scapular abduction

scap·u·lar ab·duc·tion

(skap'yū-lăr ab-dŭk'shŭn)
Forward movement of the scapula.
References in periodicals archive ?
Both the 42 mm Grammont and 42 mm Equinoxe[R] rTSA prostheses significantly decreased the mean force required by the infraspinatus, teres minor, total posterior cuff, and pectoralis major muscles and also significantly decreased the mean joint reaction force during scapular abduction with the elbow flexed to 90[degrees] relative to the native joint with a rotator cuff tear (supraspinatus), (Table 1).
Repair of the subscapularis with rTSA significantly increased the force required by the posterior deltoid, total deltoid, infraspinatus, teres minor, total posterior cuff, and pectoralis major muscles and also significantly increased the meanjoint reaction force during scapular abduction with the elbow flexed to 90[degrees] relative to when the subscapularis was not repaired (Table 1).
25-27) This cadaveric shoulder controller study provides biomechanical data that recommends avoiding the repair to reduce the forces required by the shoulder muscles during scapular abduction with the elbow flexed.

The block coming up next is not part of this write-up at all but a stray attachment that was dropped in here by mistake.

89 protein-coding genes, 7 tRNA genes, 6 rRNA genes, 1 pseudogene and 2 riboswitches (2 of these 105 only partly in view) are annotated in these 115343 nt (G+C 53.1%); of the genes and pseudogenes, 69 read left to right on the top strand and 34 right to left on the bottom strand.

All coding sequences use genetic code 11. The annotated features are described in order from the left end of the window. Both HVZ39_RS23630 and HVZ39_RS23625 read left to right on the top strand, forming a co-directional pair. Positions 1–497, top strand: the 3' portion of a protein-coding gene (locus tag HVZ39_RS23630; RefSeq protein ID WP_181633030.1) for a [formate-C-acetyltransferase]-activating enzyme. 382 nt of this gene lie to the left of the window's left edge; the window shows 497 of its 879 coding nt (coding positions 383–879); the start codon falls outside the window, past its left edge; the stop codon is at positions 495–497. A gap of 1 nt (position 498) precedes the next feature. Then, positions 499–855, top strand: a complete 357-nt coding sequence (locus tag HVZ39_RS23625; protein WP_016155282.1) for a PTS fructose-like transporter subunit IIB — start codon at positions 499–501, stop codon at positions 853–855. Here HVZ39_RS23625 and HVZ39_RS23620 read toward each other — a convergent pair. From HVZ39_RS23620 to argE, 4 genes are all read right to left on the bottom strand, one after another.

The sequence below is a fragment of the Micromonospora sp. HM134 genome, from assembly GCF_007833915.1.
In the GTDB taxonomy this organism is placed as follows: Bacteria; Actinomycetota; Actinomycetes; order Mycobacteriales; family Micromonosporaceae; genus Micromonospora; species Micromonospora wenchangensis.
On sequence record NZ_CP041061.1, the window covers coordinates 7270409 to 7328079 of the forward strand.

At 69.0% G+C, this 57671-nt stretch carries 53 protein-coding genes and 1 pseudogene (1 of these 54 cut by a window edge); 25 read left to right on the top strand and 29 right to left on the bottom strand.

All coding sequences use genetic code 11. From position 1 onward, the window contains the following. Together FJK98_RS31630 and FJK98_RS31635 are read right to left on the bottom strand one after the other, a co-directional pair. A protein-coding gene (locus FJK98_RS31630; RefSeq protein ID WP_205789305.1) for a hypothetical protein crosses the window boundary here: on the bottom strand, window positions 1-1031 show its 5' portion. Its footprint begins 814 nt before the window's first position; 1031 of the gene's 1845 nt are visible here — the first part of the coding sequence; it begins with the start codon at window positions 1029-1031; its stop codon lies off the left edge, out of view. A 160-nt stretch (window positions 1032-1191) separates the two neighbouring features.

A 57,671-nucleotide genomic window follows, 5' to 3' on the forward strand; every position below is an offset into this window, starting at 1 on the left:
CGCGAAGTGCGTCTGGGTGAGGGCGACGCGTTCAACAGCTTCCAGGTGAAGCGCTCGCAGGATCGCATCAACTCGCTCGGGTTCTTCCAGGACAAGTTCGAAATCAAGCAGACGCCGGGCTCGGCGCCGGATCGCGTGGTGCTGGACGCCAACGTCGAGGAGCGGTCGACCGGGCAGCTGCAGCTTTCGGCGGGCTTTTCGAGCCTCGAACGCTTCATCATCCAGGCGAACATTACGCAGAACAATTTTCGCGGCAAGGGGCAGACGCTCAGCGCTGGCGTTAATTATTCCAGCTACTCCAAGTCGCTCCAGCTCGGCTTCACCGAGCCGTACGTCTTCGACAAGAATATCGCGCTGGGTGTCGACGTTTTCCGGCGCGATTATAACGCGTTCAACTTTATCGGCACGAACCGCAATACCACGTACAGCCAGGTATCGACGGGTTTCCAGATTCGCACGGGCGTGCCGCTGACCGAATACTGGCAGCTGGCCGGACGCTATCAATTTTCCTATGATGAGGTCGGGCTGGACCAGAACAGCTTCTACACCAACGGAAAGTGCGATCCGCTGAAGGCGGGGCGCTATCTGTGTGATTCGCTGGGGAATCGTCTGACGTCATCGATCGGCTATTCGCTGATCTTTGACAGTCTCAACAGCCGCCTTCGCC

Caption: Figure 2 Comparison of deltoid force requirements during scapular abduction with the elbow flexed to 90[degrees].
6-14) In this study, we quantified the abductor moment arms of the anterior, middle, and posterior heads of the deltoid during scapular abduction for the normal anatomic shoulder, the 36 mm Grammont Delta III (Depuy, Inc.
The abductor moment arms for the anterior, middle, and posterior heads of the deltoid for each glenosphere geometry and the normal anatomic shoulder during scapular abduction from 0[degrees] to 140[degrees] are presented in Figures 3, 4, and 5, respectively.
Caption: Figure 3 Comparison of anterior deltoid moment arms during scapular abduction from 0[degrees] to 140[degrees].
Caption: Figure 4 Comparison of middle deltoid moment arms during scapular abduction from 0[degrees] to 140[degrees].
Table 3 presents the deltoid wrapping of each prosthesis design when the arm is at the side and also the average muscle lengths during scapular abduction.
4 mm Table 3 Deltoid Wrapping and Average Change in Muscle Tension for Each Reverse Shoulder Relative to Normal Anatomic Shoulder during Scapular Abduction Deltoid Ant Mid Wrapping Deltoid Deltoid Angle Normal Shoulder 48[degrees] 0.
During scapular abduction with a fixed scapula, superior impingement was noted due to greater tuberosity contact with the acromion, coracoid, or both (where the average range of motion for the non-offset rTSA and offset rTSA was observed to be 15[degrees] to 67[degrees] and 15[degrees] to 63[degrees], respectively).